From time to time, you may have difficulty falling asleep or wake during the night unable to fall back to sleep. When this happens, get up. That’s right, experts say that staying in bed when you cannot sleep only reinforces sleeplessness, physiologically and psychologically. Try reading, listening to music, or meditating until you feel sleepy again. What you don’t want to do is scroll through your smartphone, flip open your laptop or watch TV. Electronic devices emit blue light which boosts alertness and can keep you awake rather than putting you to sleep.
A sleep journal or diary is a place where you can record sleep and wake times as well as other information such as if or how often you woke up during the night and why, and how fatigued or refreshed you felt the next day. You can also record any unusual stressors or illness symptoms. Sleep journals kept over several weeks or months can help identify sleep disorders or other problems that may be addressed through medical or therapeutic intervention. Sleep journals are great options for you as well as for the person you are caring for.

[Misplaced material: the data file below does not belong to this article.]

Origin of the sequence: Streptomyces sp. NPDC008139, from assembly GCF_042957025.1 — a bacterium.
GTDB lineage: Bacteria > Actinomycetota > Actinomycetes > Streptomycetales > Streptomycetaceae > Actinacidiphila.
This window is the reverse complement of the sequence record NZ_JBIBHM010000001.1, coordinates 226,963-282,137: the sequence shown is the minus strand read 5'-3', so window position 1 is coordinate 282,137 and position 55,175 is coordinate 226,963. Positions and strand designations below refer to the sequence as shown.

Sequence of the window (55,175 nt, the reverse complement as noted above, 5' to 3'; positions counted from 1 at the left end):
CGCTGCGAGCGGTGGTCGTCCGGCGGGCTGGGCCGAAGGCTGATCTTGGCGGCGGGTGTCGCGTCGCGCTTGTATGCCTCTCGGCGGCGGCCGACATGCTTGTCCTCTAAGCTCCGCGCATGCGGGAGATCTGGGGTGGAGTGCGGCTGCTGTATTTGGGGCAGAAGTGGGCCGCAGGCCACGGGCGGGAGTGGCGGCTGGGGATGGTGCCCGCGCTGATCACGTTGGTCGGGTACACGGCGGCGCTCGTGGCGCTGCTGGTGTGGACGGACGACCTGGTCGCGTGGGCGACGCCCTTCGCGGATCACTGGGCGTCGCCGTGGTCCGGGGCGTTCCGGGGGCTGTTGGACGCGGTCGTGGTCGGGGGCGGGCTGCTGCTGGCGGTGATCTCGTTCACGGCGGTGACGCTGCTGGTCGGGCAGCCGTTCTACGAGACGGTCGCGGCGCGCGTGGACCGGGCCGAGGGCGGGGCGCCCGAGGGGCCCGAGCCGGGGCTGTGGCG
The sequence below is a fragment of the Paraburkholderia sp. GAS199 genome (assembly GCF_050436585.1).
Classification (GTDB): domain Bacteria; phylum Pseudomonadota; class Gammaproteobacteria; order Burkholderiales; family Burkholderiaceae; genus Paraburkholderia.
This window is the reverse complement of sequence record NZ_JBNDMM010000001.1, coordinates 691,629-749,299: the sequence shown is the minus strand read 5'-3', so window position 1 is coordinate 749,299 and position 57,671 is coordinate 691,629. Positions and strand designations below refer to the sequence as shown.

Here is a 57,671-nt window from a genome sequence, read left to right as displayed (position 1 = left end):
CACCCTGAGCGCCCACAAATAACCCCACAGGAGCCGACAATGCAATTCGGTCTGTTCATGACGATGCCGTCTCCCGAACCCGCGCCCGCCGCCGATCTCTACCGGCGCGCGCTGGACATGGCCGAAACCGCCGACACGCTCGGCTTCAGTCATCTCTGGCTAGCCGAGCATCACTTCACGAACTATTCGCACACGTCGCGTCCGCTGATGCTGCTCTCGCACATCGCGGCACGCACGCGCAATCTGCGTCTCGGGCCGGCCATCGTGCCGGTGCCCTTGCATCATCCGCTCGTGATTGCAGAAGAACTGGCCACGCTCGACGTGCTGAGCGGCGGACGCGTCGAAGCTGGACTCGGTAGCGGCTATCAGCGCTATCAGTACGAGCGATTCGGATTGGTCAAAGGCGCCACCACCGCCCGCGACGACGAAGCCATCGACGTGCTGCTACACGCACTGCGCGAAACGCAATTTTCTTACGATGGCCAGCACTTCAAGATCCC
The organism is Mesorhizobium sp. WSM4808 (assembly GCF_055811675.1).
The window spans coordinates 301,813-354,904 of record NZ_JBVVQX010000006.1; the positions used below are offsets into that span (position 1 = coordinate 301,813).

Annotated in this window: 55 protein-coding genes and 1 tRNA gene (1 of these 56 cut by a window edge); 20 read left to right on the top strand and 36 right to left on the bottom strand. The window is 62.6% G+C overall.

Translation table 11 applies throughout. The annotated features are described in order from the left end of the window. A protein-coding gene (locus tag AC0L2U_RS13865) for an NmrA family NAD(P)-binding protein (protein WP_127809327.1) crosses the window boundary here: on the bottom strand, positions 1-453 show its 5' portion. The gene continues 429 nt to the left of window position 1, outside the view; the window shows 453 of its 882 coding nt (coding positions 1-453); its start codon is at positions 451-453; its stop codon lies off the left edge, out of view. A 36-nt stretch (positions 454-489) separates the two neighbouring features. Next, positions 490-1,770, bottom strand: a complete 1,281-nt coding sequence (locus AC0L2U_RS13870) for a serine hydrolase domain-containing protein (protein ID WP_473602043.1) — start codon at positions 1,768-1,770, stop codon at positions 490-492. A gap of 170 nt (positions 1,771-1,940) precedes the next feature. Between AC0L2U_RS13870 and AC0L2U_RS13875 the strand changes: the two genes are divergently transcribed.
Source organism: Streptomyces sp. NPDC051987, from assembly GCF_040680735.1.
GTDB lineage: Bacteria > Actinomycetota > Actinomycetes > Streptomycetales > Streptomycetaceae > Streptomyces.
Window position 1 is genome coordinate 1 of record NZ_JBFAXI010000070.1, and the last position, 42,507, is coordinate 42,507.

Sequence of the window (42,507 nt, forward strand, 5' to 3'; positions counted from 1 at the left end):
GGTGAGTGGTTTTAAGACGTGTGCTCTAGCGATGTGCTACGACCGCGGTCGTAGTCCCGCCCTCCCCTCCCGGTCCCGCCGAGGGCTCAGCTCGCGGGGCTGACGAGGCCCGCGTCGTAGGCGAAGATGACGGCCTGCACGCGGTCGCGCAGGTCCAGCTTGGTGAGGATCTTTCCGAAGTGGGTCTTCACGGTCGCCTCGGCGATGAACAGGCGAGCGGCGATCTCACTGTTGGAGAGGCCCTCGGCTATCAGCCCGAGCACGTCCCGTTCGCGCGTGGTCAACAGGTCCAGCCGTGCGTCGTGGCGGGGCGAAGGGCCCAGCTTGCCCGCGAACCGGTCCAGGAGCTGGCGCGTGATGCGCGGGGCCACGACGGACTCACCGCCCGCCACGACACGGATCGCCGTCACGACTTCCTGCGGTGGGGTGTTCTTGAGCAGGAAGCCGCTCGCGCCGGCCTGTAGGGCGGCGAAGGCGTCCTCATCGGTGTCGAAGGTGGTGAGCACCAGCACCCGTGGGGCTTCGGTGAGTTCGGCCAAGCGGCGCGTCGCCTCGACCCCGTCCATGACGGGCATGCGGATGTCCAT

Caregiver burnout is defined by the American Medical Association (AMA) as “a state of physical, emotional and/or mental exhaustion that can create negative and unconcerned caregiver attitudes.”
Caregiver burnout can occur when we as caregivers don’t get the help and support they need and instead become overwhelmed with the demands of the person we’re caring for. Caregivers may suffer from fatigue and experience feelings of hopelessness, that if left unaddressed can make caring for a loved one extremely difficult.
Burnout can also lead to increased use of alcohol or stimulants as a way to ease anxiety, depression, and exhaustion which can adversely impact immunity and put caregivers at risk for illness and other health problems and, unfortunately, many caregivers are either unaware they are burned out or unwilling to ask for help.
According to the AMA, nearly 25 percent of caregivers who provide more than 40 hours of care per week report that their health has deteriorated as a result of their caregiving. More than half said their health has declined to the point that it has affected their ability to care for their loved ones. For all of these reasons, it is important to stop and access signs of burnout.